Foreclosure

If you have a property and you get behind on your mortgage payments, a lender may take steps to foreclose, which means he will enforce the terms of the loan by selling the house at a public auction to satisfy the debt owed, plus interest costs and attorney's fees from the sales proceeds at the auction.

Filing for bankruptcy may help you keep your home or, if that’s not in the cards, at least get you out from under your mortgage, free of any liability for debt write offs. Sometimes, the only thing achieved is the delay of the foreclosure process, until it is determined that you will not qualify for bankruptcy.   The indirect result is that, this may help you save some money to deal with the aftermath of your bankruptcy case. When you file bankruptcy, however, the foreclosure process comes to a temporary halt (called the “automatic stay”) and remains that way until your bankruptcy case comes to an end or the lender obtains court permission to proceed (called “lifting the stay”).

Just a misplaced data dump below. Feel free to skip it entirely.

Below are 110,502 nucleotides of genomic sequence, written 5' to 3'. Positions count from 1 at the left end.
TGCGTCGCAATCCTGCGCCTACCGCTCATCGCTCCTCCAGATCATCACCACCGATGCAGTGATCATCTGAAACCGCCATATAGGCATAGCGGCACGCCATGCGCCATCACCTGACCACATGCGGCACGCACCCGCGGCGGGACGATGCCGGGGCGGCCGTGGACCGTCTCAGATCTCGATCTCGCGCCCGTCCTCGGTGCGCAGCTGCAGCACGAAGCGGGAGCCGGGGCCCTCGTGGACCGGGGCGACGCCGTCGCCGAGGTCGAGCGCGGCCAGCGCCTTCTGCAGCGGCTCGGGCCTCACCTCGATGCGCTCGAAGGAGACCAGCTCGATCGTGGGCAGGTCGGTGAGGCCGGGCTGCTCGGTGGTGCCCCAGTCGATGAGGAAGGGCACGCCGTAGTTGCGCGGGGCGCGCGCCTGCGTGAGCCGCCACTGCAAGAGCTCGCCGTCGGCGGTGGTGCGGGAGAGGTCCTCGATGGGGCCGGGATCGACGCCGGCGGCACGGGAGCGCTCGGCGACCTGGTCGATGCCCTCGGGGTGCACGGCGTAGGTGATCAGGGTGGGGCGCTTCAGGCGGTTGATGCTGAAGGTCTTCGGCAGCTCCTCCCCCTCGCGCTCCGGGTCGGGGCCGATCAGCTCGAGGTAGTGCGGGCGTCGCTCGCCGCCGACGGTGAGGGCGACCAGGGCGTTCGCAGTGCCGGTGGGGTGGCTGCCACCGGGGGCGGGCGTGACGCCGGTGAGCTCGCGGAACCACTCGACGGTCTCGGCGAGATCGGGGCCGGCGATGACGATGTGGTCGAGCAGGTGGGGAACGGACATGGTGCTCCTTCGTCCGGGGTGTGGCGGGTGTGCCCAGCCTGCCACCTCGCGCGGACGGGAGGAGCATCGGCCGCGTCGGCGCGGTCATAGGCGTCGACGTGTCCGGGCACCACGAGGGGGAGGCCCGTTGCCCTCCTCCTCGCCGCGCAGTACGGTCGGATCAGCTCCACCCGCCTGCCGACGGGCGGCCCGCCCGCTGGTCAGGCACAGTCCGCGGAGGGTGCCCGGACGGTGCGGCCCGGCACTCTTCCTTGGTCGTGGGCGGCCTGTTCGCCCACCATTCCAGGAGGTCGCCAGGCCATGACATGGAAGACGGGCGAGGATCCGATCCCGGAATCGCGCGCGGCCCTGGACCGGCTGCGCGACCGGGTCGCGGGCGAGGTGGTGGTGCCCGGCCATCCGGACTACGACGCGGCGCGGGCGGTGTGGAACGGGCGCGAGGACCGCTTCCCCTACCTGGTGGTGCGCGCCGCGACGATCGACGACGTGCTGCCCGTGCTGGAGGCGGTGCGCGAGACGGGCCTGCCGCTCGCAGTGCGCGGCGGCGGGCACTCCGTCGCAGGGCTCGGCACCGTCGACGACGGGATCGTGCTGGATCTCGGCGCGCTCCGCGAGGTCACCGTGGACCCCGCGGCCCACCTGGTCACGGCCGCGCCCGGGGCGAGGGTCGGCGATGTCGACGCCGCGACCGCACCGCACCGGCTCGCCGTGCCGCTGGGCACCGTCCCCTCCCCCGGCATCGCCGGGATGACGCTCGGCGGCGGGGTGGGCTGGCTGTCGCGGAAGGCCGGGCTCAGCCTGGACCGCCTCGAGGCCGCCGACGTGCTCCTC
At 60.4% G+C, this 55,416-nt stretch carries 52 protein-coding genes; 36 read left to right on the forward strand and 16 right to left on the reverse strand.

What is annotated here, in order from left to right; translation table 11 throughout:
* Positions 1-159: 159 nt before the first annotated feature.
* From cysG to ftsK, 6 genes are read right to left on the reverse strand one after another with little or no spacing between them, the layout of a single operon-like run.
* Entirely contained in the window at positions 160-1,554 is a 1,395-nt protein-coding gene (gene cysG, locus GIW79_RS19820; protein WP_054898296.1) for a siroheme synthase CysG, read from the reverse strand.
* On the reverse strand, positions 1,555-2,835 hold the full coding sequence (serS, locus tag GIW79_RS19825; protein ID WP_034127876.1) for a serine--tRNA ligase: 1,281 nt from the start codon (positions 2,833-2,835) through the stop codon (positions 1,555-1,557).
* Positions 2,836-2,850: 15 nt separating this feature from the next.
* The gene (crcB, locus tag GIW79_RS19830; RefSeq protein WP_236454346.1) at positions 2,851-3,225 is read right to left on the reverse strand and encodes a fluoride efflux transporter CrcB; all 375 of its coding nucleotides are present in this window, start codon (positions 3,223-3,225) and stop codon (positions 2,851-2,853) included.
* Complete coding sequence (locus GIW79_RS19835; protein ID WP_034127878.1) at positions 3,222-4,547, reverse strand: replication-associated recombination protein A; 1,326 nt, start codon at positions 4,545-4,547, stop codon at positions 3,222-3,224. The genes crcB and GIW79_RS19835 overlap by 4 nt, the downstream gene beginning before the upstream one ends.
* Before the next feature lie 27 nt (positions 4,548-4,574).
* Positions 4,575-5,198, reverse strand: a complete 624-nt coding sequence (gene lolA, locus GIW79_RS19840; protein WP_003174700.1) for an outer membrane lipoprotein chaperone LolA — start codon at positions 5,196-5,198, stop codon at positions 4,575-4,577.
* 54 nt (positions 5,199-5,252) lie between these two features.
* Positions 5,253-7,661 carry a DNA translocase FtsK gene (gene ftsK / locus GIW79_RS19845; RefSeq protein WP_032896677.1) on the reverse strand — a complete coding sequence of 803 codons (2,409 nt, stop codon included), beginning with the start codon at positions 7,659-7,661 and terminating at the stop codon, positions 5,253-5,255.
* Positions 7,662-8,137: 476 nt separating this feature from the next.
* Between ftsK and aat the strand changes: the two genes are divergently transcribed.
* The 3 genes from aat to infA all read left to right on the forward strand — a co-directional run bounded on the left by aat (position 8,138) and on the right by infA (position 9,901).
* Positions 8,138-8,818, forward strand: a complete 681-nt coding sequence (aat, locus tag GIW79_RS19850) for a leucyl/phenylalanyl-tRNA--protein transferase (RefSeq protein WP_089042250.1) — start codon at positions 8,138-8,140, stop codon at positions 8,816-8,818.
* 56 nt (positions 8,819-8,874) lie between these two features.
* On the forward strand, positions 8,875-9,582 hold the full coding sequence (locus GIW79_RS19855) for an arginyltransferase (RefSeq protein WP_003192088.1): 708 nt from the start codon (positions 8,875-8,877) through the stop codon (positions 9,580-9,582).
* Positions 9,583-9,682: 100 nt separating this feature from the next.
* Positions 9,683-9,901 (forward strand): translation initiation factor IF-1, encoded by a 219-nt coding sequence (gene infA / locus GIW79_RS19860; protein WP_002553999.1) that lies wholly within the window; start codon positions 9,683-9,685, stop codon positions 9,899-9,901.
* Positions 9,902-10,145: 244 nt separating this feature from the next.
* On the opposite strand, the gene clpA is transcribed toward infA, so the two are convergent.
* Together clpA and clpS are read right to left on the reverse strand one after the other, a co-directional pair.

Whether you want to keep or not your property depends upon the type of bankruptcy you file, and your own financial ability.

Chapter 7 bankruptcy typically lasts for only a few months from beginning to end—after which the foreclosure can then resume. And, if the court grants the lender permission to continue the foreclosure while your bankruptcy case is pending, you have even less time. You will get rid of credit cards and medical debts, your mortgage debt and exempt you from tax liability for the loss incurred by the lender in the foreclosure sale.

If you are aware that your lender will proceed with a foreclosure, contact attorney Jorge L. Gonzalez. He will help you figure out the best alternative for yourself and your family.

 
 

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